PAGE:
But over the next four years, I slowly grew my savings and my motivation only intensified. When I left my support staff job at the college (which also gave me 8 credits/semester), I irresponsibly pulled all my funds from my 401k to complete my savings goal and purchased a one-way ticket to Europe with Josh.
I also work remotely for a really amazing company, Send it Rising.
Blogging & freelance isn’t my only gig. As I said, the market is tough and honestly, I don’t want to travel all the time. Send it Rising is an Internet Marketing Company where I get to help brands become visible online through SEO, web design, and social media. I love it because I understand first-hand how online visibility can change a person’s life/business.
Our team is small, but tight-knit, and they’re all completely supportive of me buzzing into our meetings from the Highlands of Scotland, or a library in Mammoth Lakes, or a small remote island in the middle of Lake Michigan.
I wanted revenge.
Okay, okay, okay. I'm not perfect, and there's a part of me that dreamt of the day I'd wave out the window on the plane to Europe at the parents who stopped letting their kids be friends with me and the teachers who told me I was going nowhere.
Let's be honest, sometimes being petty feels damn good.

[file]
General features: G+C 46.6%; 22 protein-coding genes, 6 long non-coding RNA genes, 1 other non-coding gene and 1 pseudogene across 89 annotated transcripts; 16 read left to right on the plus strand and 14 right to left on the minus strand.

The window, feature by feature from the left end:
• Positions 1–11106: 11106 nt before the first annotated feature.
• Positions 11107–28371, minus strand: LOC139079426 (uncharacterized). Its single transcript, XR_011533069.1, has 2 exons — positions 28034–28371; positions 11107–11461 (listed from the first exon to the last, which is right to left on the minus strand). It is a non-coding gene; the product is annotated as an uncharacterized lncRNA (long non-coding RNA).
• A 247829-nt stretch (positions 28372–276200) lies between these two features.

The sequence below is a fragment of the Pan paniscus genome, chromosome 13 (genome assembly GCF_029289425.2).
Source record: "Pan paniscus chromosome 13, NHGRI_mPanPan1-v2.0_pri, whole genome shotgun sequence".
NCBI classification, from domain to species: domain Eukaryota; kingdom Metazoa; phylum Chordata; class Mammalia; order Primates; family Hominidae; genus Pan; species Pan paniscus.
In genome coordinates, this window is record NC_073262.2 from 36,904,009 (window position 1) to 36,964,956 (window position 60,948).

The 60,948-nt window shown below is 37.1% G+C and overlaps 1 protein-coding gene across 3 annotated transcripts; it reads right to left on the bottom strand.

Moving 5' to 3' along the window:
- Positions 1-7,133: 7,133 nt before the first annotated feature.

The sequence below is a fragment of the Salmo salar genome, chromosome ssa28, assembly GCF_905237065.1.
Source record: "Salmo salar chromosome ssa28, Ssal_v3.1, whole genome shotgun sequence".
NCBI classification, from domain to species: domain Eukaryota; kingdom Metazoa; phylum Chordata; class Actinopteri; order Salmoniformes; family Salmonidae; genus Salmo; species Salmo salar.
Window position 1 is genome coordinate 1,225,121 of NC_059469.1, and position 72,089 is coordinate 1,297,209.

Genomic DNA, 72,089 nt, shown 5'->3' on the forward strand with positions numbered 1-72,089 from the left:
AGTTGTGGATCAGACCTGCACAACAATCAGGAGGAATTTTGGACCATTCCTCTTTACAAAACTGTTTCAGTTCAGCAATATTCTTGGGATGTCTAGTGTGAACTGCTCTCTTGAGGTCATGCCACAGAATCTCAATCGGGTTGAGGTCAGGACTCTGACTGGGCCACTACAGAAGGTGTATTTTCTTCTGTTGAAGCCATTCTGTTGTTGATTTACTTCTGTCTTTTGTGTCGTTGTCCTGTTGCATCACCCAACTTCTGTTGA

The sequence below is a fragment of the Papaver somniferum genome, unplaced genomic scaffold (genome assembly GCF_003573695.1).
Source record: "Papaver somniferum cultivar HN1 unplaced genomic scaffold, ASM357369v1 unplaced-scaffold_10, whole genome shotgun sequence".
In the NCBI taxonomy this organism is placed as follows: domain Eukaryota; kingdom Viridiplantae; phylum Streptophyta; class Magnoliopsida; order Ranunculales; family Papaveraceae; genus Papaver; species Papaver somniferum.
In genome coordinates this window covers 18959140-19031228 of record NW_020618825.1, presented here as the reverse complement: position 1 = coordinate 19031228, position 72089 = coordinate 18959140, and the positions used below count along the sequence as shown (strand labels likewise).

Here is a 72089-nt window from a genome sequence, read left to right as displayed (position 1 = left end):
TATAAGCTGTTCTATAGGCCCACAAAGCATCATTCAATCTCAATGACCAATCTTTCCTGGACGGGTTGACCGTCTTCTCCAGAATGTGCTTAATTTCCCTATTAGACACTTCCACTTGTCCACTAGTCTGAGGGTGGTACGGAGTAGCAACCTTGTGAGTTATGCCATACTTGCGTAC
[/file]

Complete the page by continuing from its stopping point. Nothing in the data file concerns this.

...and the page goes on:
Lastly, I believed in myself.
I talk to people a lot who wonder how I do it, I talk to even more who say they wish they could. The first thing I did was believe it, even though I had no money and no plan.
The second thing I did was adjust my lifestyle to reflect my dreams, both mentally and financially.
The third thing I did was buy some plane tickets, even if they were slightly irresponsible.
Soulful adventurer. Probably lost. Definitely eating ice cream.
In her late-teens, Shalee drove out of her small hometown watching the sunset behind her along the two-lane highway. Her ventures began in Michigan, where she taught herself to travel on a budget. Today, Shalee shares her tips and stories to thousands of readers interested in adventure, budget, and outdoor travel. Learn more about her here.